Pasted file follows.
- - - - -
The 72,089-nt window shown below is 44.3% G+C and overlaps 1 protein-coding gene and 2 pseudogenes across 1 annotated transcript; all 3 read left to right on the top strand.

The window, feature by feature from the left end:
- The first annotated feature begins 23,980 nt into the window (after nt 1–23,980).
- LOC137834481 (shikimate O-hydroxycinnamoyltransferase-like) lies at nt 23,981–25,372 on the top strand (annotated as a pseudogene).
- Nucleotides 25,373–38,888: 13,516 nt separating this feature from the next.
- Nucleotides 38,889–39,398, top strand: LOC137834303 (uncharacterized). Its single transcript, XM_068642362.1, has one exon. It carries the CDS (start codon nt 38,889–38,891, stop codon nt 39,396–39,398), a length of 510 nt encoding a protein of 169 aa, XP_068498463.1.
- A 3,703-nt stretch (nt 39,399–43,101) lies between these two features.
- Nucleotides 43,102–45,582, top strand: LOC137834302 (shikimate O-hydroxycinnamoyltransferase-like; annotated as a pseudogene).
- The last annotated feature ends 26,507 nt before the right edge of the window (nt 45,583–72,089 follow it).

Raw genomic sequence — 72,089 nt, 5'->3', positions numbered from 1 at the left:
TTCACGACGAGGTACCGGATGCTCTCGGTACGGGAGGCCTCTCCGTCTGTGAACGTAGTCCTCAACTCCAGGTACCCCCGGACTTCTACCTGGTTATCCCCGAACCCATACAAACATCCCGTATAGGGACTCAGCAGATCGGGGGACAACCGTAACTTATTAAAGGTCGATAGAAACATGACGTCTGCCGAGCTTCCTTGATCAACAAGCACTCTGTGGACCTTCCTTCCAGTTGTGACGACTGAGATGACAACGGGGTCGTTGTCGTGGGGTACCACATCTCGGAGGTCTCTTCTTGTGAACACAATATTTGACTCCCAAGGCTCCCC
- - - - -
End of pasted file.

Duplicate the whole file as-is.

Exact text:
The 72,089-nt window shown below is 44.3% G+C and overlaps 1 protein-coding gene and 2 pseudogenes across 1 annotated transcript; all 3 read left to right on the top strand.

The window, feature by feature from the left end:
- The first annotated feature begins 23,980 nt into the window (after nt 1–23,980).
- LOC137834481 (shikimate O-hydroxycinnamoyltransferase-like) lies at nt 23,981–25,372 on the top strand (annotated as a pseudogene).
- Nucleotides 25,373–38,888: 13,516 nt separating this feature from the next.
- Nucleotides 38,889–39,398, top strand: LOC137834303 (uncharacterized). Its single transcript, XM_068642362.1, has one exon. It carries the CDS (start codon nt 38,889–38,891, stop codon nt 39,396–39,398), a length of 510 nt encoding a protein of 169 aa, XP_068498463.1.
- A 3,703-nt stretch (nt 39,399–43,101) lies between these two features.
- Nucleotides 43,102–45,582, top strand: LOC137834302 (shikimate O-hydroxycinnamoyltransferase-like; annotated as a pseudogene).
- The last annotated feature ends 26,507 nt before the right edge of the window (nt 45,583–72,089 follow it).

Raw genomic sequence — 72,089 nt, 5'->3', positions numbered from 1 at the left:
TTCACGACGAGGTACCGGATGCTCTCGGTACGGGAGGCCTCTCCGTCTGTGAACGTAGTCCTCAACTCCAGGTACCCCCGGACTTCTACCTGGTTATCCCCGAACCCATACAAACATCCCGTATAGGGACTCAGCAGATCGGGGGACAACCGTAACTTATTAAAGGTCGATAGAAACATGACGTCTGCCGAGCTTCCTTGATCAACAAGCACTCTGTGGACCTTCCTTCCAGTTGTGACGACTGAGATGACAACGGGGTCGTTGTCGTGGGGTACCACATCTCGGAGGTCTCTTCTTGTGAACACAATATTTGACTCCCAAGGCTCCCC